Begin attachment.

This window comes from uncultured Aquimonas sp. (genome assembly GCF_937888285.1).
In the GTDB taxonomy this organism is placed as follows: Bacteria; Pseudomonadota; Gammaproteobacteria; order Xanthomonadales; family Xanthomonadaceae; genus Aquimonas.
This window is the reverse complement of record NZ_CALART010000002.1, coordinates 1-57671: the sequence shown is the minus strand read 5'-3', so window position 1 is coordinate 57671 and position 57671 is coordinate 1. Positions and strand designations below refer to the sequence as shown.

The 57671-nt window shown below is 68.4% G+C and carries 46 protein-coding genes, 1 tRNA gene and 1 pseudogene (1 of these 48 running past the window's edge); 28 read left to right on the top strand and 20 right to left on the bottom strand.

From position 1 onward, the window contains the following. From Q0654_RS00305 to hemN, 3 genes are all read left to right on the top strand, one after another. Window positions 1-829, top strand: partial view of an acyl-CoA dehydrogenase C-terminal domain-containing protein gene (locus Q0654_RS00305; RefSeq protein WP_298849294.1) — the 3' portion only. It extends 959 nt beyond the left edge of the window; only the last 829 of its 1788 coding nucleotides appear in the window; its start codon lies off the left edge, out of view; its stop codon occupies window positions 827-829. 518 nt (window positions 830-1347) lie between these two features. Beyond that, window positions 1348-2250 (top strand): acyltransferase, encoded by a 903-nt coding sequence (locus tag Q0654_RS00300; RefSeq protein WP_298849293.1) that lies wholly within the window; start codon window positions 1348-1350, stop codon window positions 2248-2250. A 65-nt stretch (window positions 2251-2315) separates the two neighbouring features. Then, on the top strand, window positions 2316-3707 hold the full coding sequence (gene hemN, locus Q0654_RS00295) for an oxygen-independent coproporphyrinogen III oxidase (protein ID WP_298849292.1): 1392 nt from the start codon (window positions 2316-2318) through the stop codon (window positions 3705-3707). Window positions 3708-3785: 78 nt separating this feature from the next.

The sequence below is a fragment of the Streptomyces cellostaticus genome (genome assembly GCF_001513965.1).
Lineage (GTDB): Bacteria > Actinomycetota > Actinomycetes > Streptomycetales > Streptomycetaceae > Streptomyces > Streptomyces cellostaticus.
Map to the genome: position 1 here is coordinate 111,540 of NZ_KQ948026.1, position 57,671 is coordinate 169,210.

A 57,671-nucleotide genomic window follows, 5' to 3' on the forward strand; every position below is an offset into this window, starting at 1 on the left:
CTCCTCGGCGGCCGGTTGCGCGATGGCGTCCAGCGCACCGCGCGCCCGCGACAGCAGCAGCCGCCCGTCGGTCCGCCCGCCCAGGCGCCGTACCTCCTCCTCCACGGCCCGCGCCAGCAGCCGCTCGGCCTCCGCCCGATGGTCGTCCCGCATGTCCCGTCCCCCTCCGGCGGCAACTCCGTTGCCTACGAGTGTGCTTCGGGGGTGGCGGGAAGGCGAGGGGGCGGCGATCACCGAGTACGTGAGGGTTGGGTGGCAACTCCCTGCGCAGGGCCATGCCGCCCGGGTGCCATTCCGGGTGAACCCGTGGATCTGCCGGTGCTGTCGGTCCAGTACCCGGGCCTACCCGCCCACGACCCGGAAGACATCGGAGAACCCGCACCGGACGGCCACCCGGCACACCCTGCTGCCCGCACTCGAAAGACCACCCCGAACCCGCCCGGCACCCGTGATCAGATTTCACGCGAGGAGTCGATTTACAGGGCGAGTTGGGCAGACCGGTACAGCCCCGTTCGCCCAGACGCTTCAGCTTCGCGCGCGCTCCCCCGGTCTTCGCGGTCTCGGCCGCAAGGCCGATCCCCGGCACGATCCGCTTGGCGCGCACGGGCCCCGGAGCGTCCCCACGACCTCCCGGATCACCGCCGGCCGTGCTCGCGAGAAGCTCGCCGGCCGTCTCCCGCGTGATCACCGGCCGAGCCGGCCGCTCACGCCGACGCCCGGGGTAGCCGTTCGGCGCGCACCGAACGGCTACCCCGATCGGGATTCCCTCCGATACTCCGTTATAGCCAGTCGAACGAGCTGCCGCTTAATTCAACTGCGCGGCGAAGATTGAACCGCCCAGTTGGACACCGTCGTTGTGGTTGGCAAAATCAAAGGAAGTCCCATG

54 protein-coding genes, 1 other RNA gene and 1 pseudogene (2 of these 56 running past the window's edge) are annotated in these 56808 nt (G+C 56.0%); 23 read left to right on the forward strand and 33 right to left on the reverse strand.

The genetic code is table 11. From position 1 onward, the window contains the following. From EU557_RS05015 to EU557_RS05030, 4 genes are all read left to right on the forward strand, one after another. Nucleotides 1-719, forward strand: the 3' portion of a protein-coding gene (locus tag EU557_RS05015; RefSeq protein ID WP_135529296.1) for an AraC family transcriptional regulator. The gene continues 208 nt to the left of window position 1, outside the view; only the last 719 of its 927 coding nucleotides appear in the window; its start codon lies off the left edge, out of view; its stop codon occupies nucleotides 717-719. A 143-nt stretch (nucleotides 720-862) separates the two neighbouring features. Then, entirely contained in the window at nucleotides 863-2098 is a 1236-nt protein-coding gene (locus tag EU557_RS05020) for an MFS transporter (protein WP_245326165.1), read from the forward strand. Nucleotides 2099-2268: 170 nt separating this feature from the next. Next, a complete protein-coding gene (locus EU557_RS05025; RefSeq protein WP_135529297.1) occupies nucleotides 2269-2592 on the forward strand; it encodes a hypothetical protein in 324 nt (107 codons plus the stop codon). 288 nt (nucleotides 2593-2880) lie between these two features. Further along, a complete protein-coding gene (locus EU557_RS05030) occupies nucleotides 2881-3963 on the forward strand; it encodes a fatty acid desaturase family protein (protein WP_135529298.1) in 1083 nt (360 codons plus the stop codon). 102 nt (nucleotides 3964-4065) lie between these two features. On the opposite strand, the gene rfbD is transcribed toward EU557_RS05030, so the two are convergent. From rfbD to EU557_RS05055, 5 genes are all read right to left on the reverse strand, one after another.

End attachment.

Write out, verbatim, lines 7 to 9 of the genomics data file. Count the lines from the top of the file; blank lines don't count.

Lineage (GTDB): Bacteria > Actinomycetota > Actinomycetes > Streptomycetales > Streptomycetaceae > Streptomyces > Streptomyces cellostaticus.
Map to the genome: position 1 here is coordinate 111,540 of NZ_KQ948026.1, position 57,671 is coordinate 169,210.

A 57,671-nucleotide genomic window follows, 5' to 3' on the forward strand; every position below is an offset into this window, starting at 1 on the left: